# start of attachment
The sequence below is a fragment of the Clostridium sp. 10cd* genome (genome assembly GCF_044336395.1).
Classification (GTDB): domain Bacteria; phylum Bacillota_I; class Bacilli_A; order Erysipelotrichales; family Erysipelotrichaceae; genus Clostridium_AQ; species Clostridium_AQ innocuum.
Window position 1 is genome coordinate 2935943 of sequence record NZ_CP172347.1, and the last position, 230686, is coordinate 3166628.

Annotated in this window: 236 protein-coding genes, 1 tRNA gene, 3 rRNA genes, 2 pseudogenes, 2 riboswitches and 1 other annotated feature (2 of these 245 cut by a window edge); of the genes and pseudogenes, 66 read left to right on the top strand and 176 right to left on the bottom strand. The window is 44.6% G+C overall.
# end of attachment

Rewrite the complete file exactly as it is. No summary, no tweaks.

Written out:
The sequence below is a fragment of the Clostridium sp. 10cd* genome (genome assembly GCF_044336395.1).
Classification (GTDB): domain Bacteria; phylum Bacillota_I; class Bacilli_A; order Erysipelotrichales; family Erysipelotrichaceae; genus Clostridium_AQ; species Clostridium_AQ innocuum.
Window position 1 is genome coordinate 2935943 of sequence record NZ_CP172347.1, and the last position, 230686, is coordinate 3166628.

Annotated in this window: 236 protein-coding genes, 1 tRNA gene, 3 rRNA genes, 2 pseudogenes, 2 riboswitches and 1 other annotated feature (2 of these 245 cut by a window edge); of the genes and pseudogenes, 66 read left to right on the top strand and 176 right to left on the bottom strand. The window is 44.6% G+C overall.